Weir found himself fielding a lot of puzzled queries from friends and families after NASA announced the program's name in May 2019, about 18 months after Weir's novel was published.
"It turns out that Apollo had a twin sister, Artemis. She happens to be the goddess of the moon," NASA Administrator Jim Bridenstine said, referring to Greek mythology, in a discussion with reporters at the time. "Our astronaut office is very diverse and highly qualified. I think it is very beautiful that 50 years after Apollo, the Artemis program will carry the next man — and the first woman — to the moon."
However, Weir told Space.com, NASA's program is not a reference to his fictional moon city "Artemis," (Crown Publishing, 2017), which is set in the 2080s and discusses matters such as commercial space ventures, space tourism and space smugglers.
"It was pretty cool; it was pretty funny," Weir said. "But they didn't name it after my book. It was just pure coincidence." Weir added that Artemis is a natural name not only because she is the sister of Apollo, but as a goddess, one of her responsibilities was the moon.
The Trump administration tasked NASA with landing astronauts on the moon by 2024 in preparation for crewed missions to Mars in the mid-2030s. NASA aims to launch an uncrewed test mission called Artemis I in late 2020 or early 2021, during which an Orion spacecraft loops around the moon and returns to Earth. Crewed Artemis missions will follow later in the program.
Weir said he wasn't sure if NASA could meet the 2024 deadline, or if these planned moon landings will happen. "I hope so, but we'll see," he said. "The problem with U.S. space policy is it's so heavily influenced from administration to administration … you can't do a major space program in four to eight years."
He added that each president is eager to define their own space policy but, by doing so, "NASA gets whiplash." Since 2000, for example, George W. Bush had a program to send crewed missions to the moon and Mars, Barack Obama canceled that in favor of a "flexible destination" program that could include asteroid missions and Donald Trump canceled Obama's asteroid plans in favor of a new moon program with possible Mars landings.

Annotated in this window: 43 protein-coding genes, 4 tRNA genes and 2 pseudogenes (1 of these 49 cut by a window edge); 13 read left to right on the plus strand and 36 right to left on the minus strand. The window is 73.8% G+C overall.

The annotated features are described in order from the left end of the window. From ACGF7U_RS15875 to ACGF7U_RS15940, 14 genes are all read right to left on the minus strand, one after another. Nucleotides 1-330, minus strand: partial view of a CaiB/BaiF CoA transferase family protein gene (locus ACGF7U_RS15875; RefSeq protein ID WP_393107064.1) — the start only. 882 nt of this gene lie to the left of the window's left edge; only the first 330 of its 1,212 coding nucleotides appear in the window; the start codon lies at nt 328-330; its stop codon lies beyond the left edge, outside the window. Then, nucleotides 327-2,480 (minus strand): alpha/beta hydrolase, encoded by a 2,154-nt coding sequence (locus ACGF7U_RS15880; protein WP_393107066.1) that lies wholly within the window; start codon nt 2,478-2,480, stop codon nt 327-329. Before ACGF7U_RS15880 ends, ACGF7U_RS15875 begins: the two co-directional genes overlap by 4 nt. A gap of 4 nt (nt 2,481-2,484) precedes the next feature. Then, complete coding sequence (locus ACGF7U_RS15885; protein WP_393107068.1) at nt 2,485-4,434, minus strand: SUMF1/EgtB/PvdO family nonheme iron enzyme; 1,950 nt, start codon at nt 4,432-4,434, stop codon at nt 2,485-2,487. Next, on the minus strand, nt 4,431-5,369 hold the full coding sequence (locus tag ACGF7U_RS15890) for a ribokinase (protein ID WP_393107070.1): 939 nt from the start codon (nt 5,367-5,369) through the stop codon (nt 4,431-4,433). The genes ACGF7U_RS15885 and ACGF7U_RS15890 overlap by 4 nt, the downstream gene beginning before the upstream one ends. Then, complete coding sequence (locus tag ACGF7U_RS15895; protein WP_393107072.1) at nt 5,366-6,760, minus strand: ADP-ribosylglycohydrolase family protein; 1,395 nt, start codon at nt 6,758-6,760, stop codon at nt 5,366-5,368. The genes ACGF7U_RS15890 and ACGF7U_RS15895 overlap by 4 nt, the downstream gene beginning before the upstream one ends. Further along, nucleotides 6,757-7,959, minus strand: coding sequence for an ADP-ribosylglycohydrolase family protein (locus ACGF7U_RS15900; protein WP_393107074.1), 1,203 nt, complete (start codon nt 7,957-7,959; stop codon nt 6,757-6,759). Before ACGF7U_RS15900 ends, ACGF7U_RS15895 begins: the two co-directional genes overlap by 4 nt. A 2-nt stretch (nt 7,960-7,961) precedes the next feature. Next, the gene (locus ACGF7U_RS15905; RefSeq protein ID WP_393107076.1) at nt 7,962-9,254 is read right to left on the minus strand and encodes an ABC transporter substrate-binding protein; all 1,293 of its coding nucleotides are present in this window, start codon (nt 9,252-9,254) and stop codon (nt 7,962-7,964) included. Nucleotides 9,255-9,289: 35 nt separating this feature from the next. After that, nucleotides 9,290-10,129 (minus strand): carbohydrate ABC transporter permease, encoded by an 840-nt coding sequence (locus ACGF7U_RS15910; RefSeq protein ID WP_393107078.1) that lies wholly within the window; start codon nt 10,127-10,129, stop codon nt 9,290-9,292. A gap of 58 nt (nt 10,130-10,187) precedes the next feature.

Author Andy Weir's science fiction hit "The Martian" about an astronaut stranded on Mars is now an audiobook from Audible narrated by actor Wil Wheaton of "Star Trek: The Next Generation," "Big Bang Theory," and more. You can get it free with an Audible trial or download with one-click from Amazon for $30.58.
In 2019, NASA also paid tribute to the 50th anniversary of the Apollo 11 moon landing, the first such venture by humans. Weir said that he didn't closely follow the anniversary programming — "they did a lot of stuff" — but added that he is a "huge fan" of the Apollo program, which sent 12 people to the moon's surface between 1969 and 1972.
"I've never been too motivated by pomp and circumstance and ceremony, but it was an amazing accomplishment and we people, as a planet, are proud of it," he said.
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Elizabeth Howell (she/her), Ph.D., is a staff writer in the spaceflight channel since 2022 covering diversity, education and gaming as well. She was contributing writer for Space.com for 10 years before joining full-time. Elizabeth's reporting includes multiple exclusives with the White House and Office of the Vice-President of the United States, an exclusive conversation with aspiring space tourist (and NSYNC bassist) Lance Bass, speaking several times with the International Space Station, witnessing five human spaceflight launches on two continents, flying parabolic, working inside a spacesuit, and participating in a simulated Mars mission. Her latest book, "Why Am I Taller?", is co-written with astronaut Dave Williams. Elizabeth holds a Ph.D. and M.Sc. in Space Studies from the University of North Dakota, a Bachelor of Journalism from Canada's Carleton University and a Bachelor of History from Canada's Athabasca University. Elizabeth is also a post-secondary instructor in communications and science at several institutions since 2015; her experience includes developing and teaching an astronomy course at Canada's Algonquin College (with Indigenous content as well) to more than 1,000 students since 2020. Elizabeth first got interested in space after watching the movie Apollo 13 in 1996, and still wants to be an astronaut someday. Mastodon: https://qoto.org/@howellspace
Artemis is the Greek goddess of the hunt; equivalent to the Latin Diana. Since many astronomical objects are named after Greek dieties, it is no surprise that NASA chose one for this program.Reply